John Lewis Partnership posts last ever weekly update amid business changes

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John Lewis Partnerships posts last-ever weekly update amid business changes
John Lewis Partnership said its new financial reporting structure will be reflected in its half-year results from September.
// John Lewis Partnership has just published its last ever weekly trading update as the business undergoes a restructure
// Partnership will move to a new financial reporting structure that won’t split the results of John Lewis & Waitrose
// For the week ending January 25, the last week of the financial year, John Lewis Partnership sales dropped 1.9%

John Lewis Partnership posted its last ever weekly trading update as the company ends its financial year with a significant step forward in restructuring its business operations.

As part of its Future Partnership strategy – first announced in October – the parent company of Waitrose and John Lewis now operates as one business and will move to a new financial reporting structure whereby the sales or operating profit will no longer be split between its two retail fascias.

Instead, financial reporting will focus on general merchandise, grocery and services.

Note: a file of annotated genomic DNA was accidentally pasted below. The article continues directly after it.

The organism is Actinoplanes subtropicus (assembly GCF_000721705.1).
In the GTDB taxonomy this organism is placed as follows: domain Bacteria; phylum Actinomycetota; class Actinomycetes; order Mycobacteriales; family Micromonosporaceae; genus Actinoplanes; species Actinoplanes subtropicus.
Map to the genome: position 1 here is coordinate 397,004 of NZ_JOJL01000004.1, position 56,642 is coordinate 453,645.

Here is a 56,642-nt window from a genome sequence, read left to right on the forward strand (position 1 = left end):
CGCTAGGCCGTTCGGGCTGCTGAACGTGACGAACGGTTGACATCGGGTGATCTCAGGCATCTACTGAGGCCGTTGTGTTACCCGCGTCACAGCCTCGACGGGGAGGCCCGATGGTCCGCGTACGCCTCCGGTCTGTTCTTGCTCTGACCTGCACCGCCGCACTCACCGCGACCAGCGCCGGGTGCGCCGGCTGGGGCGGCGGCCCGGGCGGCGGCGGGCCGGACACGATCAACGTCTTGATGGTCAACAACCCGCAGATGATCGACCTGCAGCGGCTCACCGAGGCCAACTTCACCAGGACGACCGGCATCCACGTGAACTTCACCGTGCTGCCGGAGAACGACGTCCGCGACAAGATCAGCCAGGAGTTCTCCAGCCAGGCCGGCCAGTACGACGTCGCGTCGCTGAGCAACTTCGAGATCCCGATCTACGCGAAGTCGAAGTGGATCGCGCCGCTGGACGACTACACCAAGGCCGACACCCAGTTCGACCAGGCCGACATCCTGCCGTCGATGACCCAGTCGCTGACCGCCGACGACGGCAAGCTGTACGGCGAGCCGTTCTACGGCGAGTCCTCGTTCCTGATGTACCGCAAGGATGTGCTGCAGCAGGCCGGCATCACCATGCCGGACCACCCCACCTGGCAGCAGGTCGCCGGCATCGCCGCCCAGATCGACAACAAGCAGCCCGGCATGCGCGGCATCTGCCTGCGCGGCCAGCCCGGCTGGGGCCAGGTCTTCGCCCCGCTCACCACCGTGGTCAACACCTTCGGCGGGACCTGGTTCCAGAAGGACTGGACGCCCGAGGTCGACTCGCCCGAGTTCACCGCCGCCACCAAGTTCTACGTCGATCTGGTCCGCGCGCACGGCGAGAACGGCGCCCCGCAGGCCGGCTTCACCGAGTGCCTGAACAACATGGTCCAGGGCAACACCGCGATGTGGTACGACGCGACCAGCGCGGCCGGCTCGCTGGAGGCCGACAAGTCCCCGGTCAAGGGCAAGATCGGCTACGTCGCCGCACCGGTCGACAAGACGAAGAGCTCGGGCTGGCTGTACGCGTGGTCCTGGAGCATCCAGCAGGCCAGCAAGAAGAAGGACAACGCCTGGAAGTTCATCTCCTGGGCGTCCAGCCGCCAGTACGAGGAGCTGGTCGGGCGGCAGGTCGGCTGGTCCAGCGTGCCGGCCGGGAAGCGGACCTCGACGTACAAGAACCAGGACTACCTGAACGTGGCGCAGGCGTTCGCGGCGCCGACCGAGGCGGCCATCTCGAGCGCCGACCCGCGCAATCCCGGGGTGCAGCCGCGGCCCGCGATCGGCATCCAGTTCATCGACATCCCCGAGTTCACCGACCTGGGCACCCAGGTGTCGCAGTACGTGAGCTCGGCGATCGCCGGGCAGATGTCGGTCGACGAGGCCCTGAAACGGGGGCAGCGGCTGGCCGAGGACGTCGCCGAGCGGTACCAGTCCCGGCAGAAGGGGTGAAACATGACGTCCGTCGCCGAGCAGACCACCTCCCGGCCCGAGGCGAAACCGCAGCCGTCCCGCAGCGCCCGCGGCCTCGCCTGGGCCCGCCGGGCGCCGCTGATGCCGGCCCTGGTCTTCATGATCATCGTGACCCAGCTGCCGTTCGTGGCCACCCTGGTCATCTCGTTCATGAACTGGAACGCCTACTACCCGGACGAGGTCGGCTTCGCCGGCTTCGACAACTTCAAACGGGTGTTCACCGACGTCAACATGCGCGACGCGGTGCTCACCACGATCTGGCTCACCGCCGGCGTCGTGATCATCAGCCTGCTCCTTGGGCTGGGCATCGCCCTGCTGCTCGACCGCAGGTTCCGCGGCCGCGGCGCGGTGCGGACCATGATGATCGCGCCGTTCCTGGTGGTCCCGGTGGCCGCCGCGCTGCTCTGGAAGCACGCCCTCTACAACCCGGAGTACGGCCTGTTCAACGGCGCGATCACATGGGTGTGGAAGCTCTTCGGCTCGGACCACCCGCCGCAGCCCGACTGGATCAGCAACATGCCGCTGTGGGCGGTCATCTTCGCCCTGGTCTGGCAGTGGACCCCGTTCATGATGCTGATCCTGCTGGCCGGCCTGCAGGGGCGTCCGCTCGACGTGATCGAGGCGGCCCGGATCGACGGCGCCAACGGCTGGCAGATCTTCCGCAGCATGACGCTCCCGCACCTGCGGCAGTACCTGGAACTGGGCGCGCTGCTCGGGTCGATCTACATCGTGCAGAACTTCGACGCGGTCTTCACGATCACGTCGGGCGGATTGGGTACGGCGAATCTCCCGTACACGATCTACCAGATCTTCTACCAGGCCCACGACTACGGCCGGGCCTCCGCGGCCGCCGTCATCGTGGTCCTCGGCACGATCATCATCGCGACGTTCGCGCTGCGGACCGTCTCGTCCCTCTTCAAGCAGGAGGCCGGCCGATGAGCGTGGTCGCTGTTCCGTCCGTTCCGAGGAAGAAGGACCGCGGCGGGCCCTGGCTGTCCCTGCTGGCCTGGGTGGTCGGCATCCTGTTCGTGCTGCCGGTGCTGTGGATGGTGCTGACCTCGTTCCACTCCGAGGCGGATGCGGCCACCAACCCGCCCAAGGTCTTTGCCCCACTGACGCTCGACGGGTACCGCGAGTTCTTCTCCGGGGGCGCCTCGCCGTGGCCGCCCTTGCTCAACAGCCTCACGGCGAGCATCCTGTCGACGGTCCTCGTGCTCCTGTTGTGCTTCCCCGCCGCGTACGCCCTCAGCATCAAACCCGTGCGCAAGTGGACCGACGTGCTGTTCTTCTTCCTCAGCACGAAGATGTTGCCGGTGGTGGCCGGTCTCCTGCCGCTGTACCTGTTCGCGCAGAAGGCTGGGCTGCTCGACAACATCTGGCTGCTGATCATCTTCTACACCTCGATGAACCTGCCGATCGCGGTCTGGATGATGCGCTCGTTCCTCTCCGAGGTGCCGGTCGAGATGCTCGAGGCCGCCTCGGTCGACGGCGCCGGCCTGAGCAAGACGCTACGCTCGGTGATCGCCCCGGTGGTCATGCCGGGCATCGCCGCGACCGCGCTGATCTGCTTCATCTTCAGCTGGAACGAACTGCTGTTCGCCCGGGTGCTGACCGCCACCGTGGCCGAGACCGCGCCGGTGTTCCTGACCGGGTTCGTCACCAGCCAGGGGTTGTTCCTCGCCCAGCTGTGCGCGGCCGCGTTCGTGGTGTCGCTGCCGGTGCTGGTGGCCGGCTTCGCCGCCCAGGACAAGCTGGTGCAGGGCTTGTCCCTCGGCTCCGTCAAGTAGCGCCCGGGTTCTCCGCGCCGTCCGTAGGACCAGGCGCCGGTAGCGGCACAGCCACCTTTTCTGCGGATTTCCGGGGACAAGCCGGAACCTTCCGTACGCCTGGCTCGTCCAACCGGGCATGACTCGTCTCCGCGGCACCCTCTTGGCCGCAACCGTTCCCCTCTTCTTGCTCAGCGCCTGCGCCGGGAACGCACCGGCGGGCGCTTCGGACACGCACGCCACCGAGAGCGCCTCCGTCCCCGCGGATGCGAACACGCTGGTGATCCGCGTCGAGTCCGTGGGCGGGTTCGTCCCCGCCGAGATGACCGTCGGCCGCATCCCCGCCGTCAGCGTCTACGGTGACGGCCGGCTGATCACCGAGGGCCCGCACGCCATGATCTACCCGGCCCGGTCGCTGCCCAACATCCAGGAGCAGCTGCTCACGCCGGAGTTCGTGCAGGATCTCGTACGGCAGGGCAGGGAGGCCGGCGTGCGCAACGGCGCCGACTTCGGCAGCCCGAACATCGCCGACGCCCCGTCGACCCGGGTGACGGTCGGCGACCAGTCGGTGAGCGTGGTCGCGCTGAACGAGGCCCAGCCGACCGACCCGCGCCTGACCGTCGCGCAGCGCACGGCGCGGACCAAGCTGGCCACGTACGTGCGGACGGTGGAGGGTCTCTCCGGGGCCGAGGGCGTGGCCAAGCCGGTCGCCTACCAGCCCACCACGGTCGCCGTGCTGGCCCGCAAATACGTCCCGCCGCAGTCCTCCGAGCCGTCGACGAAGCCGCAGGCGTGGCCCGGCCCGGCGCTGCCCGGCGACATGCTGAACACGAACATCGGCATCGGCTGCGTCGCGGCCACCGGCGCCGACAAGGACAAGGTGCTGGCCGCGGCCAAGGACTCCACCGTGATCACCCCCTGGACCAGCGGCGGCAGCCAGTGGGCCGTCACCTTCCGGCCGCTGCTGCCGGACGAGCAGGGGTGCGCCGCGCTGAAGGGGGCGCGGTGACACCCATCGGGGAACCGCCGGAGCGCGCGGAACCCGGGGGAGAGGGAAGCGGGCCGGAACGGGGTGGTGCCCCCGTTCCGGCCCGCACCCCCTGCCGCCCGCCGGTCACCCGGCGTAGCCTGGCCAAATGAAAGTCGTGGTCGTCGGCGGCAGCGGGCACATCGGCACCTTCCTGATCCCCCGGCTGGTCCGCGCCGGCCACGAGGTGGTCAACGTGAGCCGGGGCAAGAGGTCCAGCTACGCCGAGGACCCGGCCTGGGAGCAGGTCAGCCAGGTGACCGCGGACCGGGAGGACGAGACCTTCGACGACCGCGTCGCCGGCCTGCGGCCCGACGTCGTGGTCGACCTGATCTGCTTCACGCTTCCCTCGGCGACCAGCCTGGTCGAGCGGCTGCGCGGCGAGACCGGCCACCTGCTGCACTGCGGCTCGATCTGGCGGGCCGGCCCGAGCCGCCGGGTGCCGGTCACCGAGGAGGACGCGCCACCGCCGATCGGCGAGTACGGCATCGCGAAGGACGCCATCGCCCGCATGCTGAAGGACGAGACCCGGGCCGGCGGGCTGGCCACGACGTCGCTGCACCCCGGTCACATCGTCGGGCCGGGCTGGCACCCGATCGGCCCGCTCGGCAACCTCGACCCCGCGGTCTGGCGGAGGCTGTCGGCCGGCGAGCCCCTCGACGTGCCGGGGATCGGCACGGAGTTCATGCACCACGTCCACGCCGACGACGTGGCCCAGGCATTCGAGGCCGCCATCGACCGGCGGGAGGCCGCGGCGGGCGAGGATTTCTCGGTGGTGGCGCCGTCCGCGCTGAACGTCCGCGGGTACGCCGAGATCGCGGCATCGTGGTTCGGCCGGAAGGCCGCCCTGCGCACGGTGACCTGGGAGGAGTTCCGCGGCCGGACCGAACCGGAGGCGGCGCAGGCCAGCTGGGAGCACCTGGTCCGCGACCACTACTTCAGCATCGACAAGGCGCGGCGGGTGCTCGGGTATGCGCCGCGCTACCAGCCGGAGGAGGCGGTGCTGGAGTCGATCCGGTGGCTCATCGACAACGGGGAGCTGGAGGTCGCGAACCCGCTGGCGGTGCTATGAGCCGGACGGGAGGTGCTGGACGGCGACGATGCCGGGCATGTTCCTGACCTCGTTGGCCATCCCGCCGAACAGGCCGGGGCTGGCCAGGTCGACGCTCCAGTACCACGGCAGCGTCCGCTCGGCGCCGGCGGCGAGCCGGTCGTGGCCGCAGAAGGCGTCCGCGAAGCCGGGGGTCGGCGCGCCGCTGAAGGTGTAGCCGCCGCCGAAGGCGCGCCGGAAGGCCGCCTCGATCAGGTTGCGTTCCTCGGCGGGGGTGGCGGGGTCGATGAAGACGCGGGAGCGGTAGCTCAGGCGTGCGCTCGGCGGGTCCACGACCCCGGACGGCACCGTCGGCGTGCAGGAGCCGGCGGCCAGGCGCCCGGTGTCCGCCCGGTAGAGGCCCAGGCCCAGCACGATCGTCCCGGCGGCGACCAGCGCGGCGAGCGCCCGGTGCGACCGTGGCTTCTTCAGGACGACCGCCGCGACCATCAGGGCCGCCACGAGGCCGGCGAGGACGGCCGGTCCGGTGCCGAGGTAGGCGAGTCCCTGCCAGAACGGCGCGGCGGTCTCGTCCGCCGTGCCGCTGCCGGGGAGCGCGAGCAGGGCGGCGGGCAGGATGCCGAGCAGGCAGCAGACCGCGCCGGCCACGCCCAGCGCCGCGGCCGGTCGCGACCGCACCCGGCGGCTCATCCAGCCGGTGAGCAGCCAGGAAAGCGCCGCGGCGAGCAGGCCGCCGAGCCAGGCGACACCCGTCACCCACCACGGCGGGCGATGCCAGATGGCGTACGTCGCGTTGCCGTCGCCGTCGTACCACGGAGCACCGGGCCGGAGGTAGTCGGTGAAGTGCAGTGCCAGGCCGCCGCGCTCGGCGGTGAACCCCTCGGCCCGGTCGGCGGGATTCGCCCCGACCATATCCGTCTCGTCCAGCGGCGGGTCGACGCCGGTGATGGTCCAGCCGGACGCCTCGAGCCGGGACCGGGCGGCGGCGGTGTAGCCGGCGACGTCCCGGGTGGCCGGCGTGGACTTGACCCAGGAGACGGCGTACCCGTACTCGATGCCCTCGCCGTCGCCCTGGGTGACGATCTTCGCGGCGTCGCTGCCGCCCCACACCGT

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The partnership said this new structure will be reflected in its half-year results from September.

Nonetheless, for the week ending January 25 – John Lewis Partnership’s last week of the financial year – overall sales were down by 1.9 per cent year-on-year, from £198.53 million down to £194.67 million.

Looking at the full 52 week-period, John Lewis Partnership said overall sales slipped 0.6 per cent.

For John Lewis on its own, total sales for the week were down 2.5 per cent as the Clearance campaign came to an end.

The end of Clearance coupled with competitor promotions saw home sales dive by 9.3, while fashion sales were up by a marginal 0.4 per cent and electrical and home technology sales were up 1.1 per cent.

At stablemate Waitrose, total sales excluding fuel were down 1.6 per cent compared to the same week last year.

Many shoppers were still taking part in Veganuary and Dry January, with sales of vegan and vegetarian food, and low and no-alcohol drinks, proving particularly popular for the grocer.

Customers were also sprucing up their homes and gardens with horticulture sales up 17 per cent and cut flowers up three per cent.

However, overall the grocer said ambient sales decreased 1.4 per cent, chilled and fresh food sales declined 1.7 per cent, and home and general merchandise sales dropped 5.3 per cent.

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